Vern Raburn suffered for the sins of Eclipse.  The United States is now under the jurisdiction of the World Court.  This has allowed our country to be judged by ‘a more consistent standard, in tune with a global society and a one-world standard’.  Raburn was brought before a Spanish magistrate and accused of ‘crimes against aviation’.  After the tribunal Raburn was imprisoned briefly and forced to listen repeatedly to a recording of the 2008 Congressional hearing on Eclipse.
Ken and Shari Meyer remain High Priest and Priestess of Everything Eclipse.  Their hangar is essentially an Eclipse museum and includes the Eclipse 400 Concept Jet.  Ken is still sending Mexican vacation pictures and Eclipse panel shots to anyone that cares and some that don’t.
Many have marveled that the Meyers are able to keep their airplane running.  When questioned about his three trailer loads of red-tagged Eclipse parts, Ken bristles, “That’s just plain wrong.  All the components in our plane have been overhauled and green-tagged.  I don’t deal with ‘paint-it-black, ship-it-back’ overhaul shops.” 
“And I want you to know,” Ken added, “we still have the best fuel specifics around.  We’re burning bio-fuel (peanut oil) in our Eclipse.  It works out to about 2,000 raw peanuts per nautical mile, and has brought new meaning to the phrase, ‘I love the smell of jet fuel in the morning.”
The State of New Mexico ‘invested’ €14,000,000 in Eclipse Aviation and for its trouble ended up with three large empty hangars on the airport.  After much debate the buildings were used for:  a vast and plush casino for the Sandia Pueblo, the Bill Richardson Memorial Library, and the largest adult book and mature video store in the Southwest.  The latter is owned and operated by Martin Chavez, former mayor of the city. 
What became of Our Founder, Stan Blankenship?  He relinquished U.S. citizenship years ago, moved to the South Pacific, and tends to a beautiful archipelago of islands.  He has worked tirelessly to undo bad habits taught by early missionaries to the natives – habits such as reading the Bible and wearing clothes.  He and his wife promise to be scuba diving at age one hundred.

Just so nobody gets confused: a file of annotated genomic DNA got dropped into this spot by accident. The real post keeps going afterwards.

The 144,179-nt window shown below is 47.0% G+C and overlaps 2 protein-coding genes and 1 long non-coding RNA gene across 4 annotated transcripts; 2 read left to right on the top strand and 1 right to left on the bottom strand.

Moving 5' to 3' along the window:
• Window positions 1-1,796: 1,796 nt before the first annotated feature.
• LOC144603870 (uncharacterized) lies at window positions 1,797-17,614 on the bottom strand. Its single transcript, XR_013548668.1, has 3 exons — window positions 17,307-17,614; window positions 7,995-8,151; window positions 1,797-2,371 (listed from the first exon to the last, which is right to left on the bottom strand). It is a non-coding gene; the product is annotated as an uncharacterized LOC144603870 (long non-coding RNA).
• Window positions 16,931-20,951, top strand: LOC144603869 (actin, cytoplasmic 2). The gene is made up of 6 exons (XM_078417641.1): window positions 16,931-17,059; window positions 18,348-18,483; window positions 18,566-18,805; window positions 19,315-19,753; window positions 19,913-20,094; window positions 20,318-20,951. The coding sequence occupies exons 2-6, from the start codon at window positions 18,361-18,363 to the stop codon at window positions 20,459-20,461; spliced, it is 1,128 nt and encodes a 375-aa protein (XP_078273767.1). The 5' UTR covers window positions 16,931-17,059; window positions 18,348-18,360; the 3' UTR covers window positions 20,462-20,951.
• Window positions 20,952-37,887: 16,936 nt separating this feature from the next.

And what of Shane Price?  His exact whereabouts are unknown.  Five years ago the English reasserted Protestant rule in Ireland resulting in the marginalization of the Catholic majority (again).  Shane was not a man to take sides in a religious debate, but is an Irish patriot unable to tolerate English domination.  With broad support he formed a guerilla band and is thought to be in the Maumturks Hills, Connemara in the west of Ireland.  A natural leader, Shane is viewed as the Michael Collins of this century - hopefully with a happier ending.
Rich Lucibella, who so valiantly defended the Eclipse assault on the blog, is back in the forefront.  He is thought to be providing the Irish rebels with technical advice and his office at SWAT Magazine is the seat of the government-in-exile.
It was investigative journalism by Karen Di Piazza that provided the first media look at the troubles of Eclipse Aviation.  This was not easy for Karen, as aviation magazine editorial content was directly tied to advertising revenue.  ‘Objective flying magazine’ is on the list of oxymorons along with colossal olives, jumbo shrimp and civil war.  But Karen persisted, and now runs her fashion media empire in New York.  She can be seen striding purposefully across Central Park in her trademark tiger stripe pants.
After a long courtship Vern Raburn and Jim Campbell were married.  The ceremony was held in the Green Mountains of Vermont, one of the first states to permit gay marriage.  Vern offered an olive branch of reconciliation to the ‘Honor Roll’ by inviting them to the wedding.  Few of the twenty-nine bloggers named in the 2008 lawsuit were able to attend.  But a report came back that the newlyweds have acquired a bed-and-breakfast in a quaint Vermont village and produce the best blueberry pancakes in the state.  “Our disruptive recipe represents a paradigm shift in early morning nutrition for the fair state of Vermont,” said Raburn.  “The other bed-and-breakfasts just don’t get it.  What would you expect of dinosaurs?”